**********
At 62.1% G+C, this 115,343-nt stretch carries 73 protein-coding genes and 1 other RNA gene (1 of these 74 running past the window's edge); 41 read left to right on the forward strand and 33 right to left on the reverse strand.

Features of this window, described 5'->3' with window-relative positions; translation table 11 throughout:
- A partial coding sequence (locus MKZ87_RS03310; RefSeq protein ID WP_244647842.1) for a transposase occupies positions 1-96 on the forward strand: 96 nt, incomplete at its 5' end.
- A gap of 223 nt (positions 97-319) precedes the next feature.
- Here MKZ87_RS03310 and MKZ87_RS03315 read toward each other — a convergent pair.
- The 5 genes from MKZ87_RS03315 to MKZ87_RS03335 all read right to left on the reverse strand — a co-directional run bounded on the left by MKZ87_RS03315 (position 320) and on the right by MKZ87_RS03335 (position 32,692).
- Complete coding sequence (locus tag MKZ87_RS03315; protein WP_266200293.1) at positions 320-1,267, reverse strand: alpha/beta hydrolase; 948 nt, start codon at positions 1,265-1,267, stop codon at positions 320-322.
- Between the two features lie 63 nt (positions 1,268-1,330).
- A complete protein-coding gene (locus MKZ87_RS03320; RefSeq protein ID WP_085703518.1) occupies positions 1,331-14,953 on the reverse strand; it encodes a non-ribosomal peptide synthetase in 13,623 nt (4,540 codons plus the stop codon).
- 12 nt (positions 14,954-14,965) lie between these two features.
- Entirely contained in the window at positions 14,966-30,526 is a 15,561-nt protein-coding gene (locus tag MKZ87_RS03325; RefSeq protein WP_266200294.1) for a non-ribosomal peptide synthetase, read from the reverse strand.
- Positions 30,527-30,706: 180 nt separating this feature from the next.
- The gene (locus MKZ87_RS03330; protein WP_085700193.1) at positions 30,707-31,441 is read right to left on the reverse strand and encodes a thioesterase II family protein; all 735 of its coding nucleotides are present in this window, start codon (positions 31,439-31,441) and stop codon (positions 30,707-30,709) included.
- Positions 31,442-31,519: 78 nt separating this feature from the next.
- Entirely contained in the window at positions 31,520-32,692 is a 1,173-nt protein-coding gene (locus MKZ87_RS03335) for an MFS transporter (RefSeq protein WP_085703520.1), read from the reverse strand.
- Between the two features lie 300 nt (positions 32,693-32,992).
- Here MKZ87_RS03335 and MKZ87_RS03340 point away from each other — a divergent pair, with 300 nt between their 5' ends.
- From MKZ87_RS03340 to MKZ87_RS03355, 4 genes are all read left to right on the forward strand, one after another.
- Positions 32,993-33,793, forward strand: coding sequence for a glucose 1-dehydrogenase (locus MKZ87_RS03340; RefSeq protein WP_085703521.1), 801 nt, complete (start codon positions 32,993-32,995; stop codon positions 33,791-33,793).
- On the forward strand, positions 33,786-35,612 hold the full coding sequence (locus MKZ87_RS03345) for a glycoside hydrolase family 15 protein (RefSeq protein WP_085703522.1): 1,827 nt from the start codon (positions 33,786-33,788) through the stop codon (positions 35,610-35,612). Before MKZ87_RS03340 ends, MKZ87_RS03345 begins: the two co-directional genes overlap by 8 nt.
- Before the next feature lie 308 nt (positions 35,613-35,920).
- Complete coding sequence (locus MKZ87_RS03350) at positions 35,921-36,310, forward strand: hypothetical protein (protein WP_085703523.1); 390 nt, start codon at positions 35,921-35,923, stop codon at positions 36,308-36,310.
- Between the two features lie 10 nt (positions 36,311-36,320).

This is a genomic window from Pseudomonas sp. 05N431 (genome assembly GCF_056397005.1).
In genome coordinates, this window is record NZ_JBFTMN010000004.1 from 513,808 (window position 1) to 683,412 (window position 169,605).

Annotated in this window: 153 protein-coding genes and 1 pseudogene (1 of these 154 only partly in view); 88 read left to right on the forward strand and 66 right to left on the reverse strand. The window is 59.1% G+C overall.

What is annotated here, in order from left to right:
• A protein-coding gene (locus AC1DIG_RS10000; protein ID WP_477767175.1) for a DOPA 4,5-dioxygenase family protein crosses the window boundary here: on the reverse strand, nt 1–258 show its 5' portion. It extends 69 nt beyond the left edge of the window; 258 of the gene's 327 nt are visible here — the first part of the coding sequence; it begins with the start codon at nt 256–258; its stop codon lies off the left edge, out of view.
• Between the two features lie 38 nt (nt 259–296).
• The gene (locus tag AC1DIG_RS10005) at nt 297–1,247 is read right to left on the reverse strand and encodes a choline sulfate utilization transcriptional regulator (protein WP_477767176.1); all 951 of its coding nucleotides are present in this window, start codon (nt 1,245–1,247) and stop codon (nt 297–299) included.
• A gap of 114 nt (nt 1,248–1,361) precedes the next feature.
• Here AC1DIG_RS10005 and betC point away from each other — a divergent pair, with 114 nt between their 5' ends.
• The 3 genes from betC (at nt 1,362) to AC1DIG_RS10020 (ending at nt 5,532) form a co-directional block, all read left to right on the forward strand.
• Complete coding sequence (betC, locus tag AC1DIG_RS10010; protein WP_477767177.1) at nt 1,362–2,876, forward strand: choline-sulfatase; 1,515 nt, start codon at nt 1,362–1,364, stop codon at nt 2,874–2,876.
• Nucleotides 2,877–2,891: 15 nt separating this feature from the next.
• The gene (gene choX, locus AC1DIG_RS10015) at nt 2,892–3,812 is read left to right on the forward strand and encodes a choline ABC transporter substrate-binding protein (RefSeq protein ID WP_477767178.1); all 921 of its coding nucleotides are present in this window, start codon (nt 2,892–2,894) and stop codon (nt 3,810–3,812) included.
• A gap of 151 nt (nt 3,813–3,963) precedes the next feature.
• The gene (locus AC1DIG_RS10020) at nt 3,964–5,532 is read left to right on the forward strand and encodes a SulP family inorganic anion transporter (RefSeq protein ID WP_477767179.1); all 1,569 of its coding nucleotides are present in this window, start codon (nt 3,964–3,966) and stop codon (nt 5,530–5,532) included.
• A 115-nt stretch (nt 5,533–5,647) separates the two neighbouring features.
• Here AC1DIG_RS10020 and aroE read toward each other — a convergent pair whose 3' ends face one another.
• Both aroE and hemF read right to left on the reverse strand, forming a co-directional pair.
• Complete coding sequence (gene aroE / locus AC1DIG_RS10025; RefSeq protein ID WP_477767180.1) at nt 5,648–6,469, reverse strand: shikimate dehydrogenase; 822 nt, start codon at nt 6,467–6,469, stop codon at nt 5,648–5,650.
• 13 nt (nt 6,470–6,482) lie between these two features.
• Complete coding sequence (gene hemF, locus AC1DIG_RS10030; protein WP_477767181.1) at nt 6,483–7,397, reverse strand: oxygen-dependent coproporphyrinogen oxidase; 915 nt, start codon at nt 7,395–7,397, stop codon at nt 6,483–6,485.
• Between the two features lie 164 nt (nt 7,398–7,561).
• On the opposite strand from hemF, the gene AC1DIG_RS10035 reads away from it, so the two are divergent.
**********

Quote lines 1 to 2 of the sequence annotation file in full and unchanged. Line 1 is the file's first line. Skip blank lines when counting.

At 62.1% G+C, this 115,343-nt stretch carries 73 protein-coding genes and 1 other RNA gene (1 of these 74 running past the window's edge); 41 read left to right on the forward strand and 33 right to left on the reverse strand.

Features of this window, described 5'->3' with window-relative positions; translation table 11 throughout: